Nationwide, Prospective Registration of Type 1 Diabetes in Children Aged <15 Years in Norway 1989–1998
No increase but significant regional variation in incidence
No increase but significant regional variation in incidence
OBJECTIVE—An increasing incidence rate of childhood-onset type 1 diabetes has been described in several countries, particularly among the youngest children, and the Nordic countries have consistently been shown to have the highest incidence rates. An increasing incidence had previously been reported in Norway for 1973–1982, together with regional variation within the country. The aim of this study was to test whether there has been an increasing incidence of type 1 diabetes and a continued regional variation among children aged <15 years in Norway during 1989–1998.
RESEARCH DESIGN AND METHODS—As a part of the activities of the National Childhood Diabetes Registry of Norway and the EURODIAB study, a 10-year prospective, nationwide case registration of type 1 diabetes was done among children aged <15 years.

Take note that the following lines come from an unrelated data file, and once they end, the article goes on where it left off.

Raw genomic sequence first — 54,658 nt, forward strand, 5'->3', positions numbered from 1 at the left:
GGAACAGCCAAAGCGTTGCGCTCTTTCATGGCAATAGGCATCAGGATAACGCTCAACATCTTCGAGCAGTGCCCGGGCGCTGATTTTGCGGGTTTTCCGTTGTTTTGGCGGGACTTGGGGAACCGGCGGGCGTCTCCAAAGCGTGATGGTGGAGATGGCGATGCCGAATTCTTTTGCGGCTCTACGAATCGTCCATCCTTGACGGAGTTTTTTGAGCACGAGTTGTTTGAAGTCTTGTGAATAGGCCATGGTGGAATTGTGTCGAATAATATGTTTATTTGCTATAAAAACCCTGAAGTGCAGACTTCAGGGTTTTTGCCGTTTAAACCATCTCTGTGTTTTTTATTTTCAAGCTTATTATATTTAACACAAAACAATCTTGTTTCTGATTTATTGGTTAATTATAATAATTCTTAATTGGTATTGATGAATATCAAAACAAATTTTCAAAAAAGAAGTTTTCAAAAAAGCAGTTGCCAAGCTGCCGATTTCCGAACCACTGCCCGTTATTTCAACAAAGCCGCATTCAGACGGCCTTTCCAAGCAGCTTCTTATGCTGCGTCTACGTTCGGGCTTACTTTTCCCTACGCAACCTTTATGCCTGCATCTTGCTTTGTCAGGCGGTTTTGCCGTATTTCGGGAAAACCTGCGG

RESULTS—A total of 1,867 new case subjects (1,009 boys and 858 girls) were identified. The total incidence rate was 22.4 per 100,000 person-years (95% CI 21.5–23.5). The incidence was 13.1, 26.3, and 28.8 per 100,000 in the age-groups 0–4.9, 5–9.9, and 10–14.9 years, respectively. No increase or decrease over time was detected in any of the age-groups during the 10-year period. We found significant variation between the 19 counties, which only partly reflected the pattern previously described for 1973–1982.
CONCLUSIONS—We found a significant regional variation within Norway. After a previous period of increase, the incidence has been stable in all age-groups <15 years during 1989–1998.